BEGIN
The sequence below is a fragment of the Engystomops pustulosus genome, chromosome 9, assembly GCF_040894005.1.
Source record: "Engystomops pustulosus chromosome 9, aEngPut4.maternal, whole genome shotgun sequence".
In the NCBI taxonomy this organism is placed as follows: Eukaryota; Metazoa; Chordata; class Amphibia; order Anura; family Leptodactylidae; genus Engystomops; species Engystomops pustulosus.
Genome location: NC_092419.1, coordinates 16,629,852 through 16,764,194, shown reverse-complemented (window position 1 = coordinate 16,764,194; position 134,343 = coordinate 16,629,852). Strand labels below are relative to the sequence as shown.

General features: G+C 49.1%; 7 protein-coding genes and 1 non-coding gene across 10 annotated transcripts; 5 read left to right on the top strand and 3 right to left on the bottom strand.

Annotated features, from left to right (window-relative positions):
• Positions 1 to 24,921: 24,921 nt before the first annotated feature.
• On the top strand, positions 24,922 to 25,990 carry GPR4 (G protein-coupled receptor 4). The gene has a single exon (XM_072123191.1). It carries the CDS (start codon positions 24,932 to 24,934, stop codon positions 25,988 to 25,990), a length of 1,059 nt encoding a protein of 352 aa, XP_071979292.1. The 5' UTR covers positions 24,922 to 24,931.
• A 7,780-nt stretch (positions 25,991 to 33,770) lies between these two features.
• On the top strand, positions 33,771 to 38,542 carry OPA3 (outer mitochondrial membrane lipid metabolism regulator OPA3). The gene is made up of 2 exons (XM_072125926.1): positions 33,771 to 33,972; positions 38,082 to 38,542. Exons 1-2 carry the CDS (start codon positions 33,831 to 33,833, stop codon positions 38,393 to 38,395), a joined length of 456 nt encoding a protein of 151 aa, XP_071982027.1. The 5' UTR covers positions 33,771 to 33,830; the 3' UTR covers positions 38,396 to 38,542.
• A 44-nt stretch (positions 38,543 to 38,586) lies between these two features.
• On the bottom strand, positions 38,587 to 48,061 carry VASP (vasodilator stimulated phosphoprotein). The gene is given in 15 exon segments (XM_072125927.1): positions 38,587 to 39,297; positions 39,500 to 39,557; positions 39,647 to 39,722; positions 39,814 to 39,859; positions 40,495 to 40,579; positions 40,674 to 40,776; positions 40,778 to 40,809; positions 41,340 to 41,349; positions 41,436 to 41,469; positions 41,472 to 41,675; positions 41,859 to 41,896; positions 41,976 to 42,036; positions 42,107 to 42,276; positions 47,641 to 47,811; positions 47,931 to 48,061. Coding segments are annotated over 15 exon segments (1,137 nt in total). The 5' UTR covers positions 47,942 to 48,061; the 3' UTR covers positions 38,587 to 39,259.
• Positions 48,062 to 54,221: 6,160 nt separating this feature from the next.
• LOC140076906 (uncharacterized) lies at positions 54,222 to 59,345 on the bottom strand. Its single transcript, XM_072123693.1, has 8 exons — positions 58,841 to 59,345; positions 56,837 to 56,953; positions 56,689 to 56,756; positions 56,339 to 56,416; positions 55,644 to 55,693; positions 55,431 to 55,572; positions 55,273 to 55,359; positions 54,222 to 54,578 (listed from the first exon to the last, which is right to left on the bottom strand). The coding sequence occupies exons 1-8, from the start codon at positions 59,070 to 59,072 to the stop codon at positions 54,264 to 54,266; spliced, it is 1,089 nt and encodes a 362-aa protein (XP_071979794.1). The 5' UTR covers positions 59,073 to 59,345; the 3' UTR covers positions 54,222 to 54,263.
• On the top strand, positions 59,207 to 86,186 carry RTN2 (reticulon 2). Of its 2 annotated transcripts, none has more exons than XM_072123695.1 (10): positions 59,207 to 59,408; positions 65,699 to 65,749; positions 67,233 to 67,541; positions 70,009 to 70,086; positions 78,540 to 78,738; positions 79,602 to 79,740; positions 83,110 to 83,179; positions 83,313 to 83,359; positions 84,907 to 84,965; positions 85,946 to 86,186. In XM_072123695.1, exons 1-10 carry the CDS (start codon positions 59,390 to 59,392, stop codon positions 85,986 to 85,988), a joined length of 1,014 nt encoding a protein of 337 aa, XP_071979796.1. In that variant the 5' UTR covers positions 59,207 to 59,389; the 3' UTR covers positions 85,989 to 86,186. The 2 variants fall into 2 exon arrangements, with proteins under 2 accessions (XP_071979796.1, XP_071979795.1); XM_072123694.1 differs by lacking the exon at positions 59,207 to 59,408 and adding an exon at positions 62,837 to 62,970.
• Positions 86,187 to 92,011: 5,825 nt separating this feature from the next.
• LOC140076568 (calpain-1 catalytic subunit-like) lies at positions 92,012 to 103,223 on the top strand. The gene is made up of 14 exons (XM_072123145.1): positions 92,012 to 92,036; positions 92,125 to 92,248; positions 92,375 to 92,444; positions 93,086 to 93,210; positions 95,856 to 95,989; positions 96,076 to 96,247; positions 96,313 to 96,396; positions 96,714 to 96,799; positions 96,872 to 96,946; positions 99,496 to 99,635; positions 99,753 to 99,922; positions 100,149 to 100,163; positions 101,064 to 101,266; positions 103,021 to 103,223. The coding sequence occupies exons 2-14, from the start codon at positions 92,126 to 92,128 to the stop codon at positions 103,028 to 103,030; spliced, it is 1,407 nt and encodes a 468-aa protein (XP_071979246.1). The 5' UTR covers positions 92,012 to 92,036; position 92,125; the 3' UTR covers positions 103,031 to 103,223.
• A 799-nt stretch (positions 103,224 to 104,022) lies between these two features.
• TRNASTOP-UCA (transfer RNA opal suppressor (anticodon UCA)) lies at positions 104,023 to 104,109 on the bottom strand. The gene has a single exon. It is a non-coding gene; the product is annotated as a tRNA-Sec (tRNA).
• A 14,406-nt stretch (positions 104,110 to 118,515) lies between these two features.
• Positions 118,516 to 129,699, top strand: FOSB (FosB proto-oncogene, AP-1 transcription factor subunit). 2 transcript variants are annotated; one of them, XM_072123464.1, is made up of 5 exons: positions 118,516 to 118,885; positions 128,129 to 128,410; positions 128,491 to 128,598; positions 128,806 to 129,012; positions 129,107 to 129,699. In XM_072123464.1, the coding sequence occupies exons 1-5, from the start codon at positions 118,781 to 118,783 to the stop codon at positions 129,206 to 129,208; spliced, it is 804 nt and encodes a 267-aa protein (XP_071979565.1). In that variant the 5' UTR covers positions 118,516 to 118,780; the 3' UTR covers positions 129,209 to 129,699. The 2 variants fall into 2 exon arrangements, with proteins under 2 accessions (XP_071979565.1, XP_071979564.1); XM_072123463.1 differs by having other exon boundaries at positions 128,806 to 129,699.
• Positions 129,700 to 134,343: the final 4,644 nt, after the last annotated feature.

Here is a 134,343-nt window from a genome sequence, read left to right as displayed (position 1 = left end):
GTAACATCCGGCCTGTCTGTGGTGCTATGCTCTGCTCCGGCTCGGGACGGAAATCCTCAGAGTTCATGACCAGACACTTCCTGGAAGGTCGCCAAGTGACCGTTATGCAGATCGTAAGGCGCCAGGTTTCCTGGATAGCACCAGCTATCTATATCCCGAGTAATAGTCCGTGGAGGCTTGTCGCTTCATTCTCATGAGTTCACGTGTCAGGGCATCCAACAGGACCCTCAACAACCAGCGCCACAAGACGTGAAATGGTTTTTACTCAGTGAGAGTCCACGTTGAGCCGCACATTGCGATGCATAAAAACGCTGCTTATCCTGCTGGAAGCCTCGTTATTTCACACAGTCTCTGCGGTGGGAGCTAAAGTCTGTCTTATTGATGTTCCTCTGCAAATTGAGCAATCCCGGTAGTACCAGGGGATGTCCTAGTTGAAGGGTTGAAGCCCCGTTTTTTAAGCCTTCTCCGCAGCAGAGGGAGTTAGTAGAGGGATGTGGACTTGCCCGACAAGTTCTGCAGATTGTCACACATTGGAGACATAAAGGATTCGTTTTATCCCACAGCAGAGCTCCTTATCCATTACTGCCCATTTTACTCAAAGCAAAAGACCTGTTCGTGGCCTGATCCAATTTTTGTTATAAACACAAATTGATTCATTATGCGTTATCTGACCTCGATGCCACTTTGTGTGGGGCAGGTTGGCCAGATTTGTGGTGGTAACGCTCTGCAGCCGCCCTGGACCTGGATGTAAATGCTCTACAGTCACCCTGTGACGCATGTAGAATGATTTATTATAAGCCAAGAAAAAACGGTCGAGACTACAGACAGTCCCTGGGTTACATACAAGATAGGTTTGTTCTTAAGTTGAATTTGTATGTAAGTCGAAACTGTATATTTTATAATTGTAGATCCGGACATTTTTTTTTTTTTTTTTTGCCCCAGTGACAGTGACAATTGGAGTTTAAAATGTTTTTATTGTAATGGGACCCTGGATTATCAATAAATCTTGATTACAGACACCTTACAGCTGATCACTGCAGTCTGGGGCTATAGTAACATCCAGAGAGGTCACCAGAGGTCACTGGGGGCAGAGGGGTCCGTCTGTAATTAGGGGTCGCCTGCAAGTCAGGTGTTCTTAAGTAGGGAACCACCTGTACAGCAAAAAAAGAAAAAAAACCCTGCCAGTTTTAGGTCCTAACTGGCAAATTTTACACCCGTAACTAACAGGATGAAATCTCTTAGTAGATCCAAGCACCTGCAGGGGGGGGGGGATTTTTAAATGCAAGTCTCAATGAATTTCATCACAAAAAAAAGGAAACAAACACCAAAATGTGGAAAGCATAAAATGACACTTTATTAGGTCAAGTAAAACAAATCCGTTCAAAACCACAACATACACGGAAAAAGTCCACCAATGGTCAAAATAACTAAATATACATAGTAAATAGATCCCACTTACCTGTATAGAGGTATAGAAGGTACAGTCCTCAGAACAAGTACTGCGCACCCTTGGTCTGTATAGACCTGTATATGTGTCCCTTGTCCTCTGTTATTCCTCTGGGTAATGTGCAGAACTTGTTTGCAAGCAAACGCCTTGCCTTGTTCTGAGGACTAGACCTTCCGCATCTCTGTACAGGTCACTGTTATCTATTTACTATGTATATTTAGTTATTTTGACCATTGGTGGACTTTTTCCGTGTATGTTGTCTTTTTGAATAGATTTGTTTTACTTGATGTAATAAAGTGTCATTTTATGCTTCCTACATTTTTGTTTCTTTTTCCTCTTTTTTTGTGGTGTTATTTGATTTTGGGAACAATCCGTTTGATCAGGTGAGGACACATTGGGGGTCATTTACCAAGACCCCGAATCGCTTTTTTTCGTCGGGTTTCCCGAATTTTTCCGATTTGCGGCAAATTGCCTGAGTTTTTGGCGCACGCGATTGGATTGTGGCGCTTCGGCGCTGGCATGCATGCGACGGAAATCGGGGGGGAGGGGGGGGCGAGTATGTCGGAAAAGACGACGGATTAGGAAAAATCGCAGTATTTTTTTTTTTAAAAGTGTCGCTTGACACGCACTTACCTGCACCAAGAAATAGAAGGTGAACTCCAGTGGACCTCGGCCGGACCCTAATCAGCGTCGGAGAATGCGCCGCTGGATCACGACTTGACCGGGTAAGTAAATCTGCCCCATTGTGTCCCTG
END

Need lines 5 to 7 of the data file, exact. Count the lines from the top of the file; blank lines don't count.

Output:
General features: G+C 49.1%; 7 protein-coding genes and 1 non-coding gene across 10 annotated transcripts; 5 read left to right on the top strand and 3 right to left on the bottom strand.

Annotated features, from left to right (window-relative positions):
• Positions 1 to 24,921: 24,921 nt before the first annotated feature.